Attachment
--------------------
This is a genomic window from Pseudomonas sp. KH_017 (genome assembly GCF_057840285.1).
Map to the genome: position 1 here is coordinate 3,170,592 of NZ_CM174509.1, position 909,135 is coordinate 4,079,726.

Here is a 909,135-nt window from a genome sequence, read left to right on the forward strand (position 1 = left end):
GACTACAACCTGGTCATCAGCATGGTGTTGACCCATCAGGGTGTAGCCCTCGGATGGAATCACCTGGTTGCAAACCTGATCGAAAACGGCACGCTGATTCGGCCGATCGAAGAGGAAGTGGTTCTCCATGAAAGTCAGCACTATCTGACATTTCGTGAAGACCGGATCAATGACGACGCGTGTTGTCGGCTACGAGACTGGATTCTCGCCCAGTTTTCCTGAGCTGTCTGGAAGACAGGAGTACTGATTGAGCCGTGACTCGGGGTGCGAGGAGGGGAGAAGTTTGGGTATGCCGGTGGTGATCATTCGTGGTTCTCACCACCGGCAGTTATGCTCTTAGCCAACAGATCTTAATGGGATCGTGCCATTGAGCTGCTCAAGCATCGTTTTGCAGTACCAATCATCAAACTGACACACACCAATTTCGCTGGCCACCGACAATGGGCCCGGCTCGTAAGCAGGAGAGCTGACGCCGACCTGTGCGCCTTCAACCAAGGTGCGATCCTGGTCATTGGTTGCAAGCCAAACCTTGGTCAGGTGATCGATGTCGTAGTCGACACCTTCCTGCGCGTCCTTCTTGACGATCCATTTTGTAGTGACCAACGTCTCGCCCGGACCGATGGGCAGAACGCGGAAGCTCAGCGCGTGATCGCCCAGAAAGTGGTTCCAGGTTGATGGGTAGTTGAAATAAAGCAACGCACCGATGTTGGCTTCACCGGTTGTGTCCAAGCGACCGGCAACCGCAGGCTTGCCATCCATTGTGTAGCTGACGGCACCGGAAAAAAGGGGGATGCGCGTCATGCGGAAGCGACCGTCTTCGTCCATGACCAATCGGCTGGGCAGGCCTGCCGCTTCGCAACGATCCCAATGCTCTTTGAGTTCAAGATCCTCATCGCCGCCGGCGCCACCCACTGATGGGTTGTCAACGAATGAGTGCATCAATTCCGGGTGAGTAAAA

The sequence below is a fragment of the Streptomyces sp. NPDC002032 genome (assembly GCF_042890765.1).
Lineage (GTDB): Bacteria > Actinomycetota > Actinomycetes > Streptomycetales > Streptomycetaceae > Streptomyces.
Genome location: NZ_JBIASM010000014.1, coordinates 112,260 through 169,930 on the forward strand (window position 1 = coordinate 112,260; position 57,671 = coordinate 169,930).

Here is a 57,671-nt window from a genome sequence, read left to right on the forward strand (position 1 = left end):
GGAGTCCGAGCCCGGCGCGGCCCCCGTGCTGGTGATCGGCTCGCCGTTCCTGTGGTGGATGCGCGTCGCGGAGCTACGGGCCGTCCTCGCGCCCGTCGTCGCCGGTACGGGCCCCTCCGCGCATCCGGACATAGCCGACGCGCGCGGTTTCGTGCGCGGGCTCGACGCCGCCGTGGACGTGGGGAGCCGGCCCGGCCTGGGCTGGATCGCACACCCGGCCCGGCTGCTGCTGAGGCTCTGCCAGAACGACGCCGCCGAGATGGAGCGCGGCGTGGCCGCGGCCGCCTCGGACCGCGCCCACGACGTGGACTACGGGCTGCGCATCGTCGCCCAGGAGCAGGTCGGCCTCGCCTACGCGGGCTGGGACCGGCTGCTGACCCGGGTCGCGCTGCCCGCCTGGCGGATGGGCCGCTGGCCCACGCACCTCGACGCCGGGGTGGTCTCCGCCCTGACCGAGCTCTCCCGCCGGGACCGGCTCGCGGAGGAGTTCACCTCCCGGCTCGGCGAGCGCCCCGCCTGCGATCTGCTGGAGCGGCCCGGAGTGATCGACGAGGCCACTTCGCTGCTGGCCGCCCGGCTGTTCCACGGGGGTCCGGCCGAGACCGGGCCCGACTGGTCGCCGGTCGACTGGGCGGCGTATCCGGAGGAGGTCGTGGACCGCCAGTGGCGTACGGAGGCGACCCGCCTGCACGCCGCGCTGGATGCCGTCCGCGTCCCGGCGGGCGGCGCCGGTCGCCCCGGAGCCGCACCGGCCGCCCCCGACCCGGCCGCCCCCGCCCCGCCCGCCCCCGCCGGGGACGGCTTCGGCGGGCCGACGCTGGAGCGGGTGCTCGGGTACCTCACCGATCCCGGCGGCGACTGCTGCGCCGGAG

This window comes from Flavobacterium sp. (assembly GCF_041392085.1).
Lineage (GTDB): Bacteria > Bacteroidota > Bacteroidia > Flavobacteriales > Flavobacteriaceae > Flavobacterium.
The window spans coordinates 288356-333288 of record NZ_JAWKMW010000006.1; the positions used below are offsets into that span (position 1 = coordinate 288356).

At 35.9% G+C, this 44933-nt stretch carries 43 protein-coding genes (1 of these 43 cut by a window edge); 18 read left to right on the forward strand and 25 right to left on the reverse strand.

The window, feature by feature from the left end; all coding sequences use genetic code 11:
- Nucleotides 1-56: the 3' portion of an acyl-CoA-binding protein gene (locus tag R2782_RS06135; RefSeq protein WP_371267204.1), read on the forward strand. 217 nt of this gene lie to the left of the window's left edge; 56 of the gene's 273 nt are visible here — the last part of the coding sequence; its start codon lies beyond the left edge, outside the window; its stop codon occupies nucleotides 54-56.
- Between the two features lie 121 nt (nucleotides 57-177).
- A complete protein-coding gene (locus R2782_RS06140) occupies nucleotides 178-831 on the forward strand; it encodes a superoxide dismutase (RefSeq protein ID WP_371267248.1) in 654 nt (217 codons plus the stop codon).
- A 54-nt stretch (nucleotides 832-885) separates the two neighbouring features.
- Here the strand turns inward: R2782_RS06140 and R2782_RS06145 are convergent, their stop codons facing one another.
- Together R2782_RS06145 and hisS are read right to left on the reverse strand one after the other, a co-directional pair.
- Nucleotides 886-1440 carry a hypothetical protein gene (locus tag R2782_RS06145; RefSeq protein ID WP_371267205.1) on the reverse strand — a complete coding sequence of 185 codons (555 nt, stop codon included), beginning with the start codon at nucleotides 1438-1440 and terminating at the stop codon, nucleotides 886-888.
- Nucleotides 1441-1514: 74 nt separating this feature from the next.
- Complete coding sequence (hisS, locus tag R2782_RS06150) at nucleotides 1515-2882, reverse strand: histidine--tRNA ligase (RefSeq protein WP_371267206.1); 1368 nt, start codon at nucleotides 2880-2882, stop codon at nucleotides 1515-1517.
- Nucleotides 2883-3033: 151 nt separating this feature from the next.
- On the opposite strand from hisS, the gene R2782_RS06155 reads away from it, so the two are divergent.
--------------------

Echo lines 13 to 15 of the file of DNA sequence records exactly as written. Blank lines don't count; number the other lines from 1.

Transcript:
At 35.9% G+C, this 44933-nt stretch carries 43 protein-coding genes (1 of these 43 cut by a window edge); 18 read left to right on the forward strand and 25 right to left on the reverse strand.

The window, feature by feature from the left end; all coding sequences use genetic code 11:
- Nucleotides 1-56: the 3' portion of an acyl-CoA-binding protein gene (locus tag R2782_RS06135; RefSeq protein WP_371267204.1), read on the forward strand. 217 nt of this gene lie to the left of the window's left edge; 56 of the gene's 273 nt are visible here — the last part of the coding sequence; its start codon lies beyond the left edge, outside the window; its stop codon occupies nucleotides 54-56.